Four months later, on October 26, 2004, Albert organized an online meeting of top users. By the end of the day, "Operation Firewall" had ensnared 28 ShadowCrew members. The feds turned up more than 1.7 million stolen card numbers.

And Albert had found a new career. The Secret Service agreed to pay him $75,000 annually as a hacker/consultant. "He was doing what he loves to do," Palomino says. "And he was doing it legally with the government's consent."

Back in Miami, Jonathan James was struggling to readjust to life after serving six months of house arrest for hacking NASA.

At least one computer company offered employment afterward. But Jonathan wasn't interested. "That would have required actually, you know, showing up for work," Bobby says.

Soon after, the boy violated his probation by smoking pot. That earned him a four-month term in a Liberty City halfway house.

On February 10, 2002, breast cancer killed Joanne James. Jonathan, always moody, became depressed. In late March 2002, after violating probation again, he was sentenced to a six months at Three Springs, a youth facility outside Tuskegee, Alabama, where he was kept away from newspapers, books, and computers. The 19-year-old clashed regularly with guards. He was one of two white inmates in the facility, his dad says.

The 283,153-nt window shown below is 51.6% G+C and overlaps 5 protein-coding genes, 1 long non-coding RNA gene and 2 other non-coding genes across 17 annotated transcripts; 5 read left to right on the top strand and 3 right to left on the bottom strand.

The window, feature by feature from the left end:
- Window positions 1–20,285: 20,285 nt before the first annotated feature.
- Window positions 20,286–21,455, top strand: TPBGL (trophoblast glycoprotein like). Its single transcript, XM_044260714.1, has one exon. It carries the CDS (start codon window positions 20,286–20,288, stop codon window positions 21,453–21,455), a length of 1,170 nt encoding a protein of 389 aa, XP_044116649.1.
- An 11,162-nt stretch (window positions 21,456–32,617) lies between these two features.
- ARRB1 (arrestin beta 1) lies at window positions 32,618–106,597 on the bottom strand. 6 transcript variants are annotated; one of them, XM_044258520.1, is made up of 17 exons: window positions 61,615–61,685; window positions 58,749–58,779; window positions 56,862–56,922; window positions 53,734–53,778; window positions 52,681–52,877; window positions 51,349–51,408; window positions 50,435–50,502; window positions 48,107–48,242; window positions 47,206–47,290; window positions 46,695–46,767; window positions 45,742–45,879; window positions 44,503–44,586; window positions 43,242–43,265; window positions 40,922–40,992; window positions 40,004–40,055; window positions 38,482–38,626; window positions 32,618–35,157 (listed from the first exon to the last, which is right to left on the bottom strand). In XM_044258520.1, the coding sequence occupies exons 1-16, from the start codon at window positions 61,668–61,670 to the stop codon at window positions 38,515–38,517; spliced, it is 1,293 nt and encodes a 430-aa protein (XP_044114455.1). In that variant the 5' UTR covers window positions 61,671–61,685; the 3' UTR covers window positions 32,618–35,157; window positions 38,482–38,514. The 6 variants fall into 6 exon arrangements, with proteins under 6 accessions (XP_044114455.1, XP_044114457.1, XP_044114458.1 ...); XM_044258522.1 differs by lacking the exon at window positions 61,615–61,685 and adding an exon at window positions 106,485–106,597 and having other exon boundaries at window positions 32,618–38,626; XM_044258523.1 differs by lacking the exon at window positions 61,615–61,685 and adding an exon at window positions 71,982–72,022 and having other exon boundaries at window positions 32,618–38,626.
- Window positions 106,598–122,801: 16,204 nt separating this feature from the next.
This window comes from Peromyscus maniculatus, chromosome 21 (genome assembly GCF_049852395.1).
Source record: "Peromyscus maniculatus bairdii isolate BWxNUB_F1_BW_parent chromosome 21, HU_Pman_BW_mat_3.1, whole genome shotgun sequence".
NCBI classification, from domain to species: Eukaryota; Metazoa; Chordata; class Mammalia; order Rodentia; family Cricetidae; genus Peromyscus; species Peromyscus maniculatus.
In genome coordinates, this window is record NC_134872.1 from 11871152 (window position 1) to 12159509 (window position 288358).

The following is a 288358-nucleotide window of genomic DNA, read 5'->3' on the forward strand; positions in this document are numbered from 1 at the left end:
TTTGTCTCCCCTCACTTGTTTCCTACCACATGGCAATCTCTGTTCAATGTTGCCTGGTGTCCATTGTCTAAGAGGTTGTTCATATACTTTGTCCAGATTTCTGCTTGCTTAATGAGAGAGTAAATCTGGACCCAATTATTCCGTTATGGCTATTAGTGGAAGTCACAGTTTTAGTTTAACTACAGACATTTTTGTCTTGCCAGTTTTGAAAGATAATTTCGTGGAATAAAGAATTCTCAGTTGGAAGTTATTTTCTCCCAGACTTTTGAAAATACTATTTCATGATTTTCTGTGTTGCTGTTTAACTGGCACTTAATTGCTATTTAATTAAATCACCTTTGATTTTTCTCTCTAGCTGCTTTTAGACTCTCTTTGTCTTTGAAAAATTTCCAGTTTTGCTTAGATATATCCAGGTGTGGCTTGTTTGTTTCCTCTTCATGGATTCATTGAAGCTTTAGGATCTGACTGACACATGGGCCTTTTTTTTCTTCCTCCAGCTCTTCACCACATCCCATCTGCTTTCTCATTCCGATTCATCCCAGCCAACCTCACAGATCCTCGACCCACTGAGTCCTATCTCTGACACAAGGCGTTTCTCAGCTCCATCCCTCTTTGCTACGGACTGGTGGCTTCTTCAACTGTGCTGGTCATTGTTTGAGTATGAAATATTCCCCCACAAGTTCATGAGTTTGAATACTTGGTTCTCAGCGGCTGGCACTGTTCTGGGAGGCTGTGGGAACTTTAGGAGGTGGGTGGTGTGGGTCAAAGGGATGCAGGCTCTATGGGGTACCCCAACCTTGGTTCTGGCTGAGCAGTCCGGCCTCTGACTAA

On New Year's Eve 2003, he was walking home from a party when a cop stopped him, suspecting he might have drugs. He didn't, but a speeding ticket had lapsed while he was in the halfway house, and he was booked overnight into Miami-Dade County Jail.

When Bobby picked him up at 10 the next morning, the young man said, "Dad, I'm never going to jail again. Never."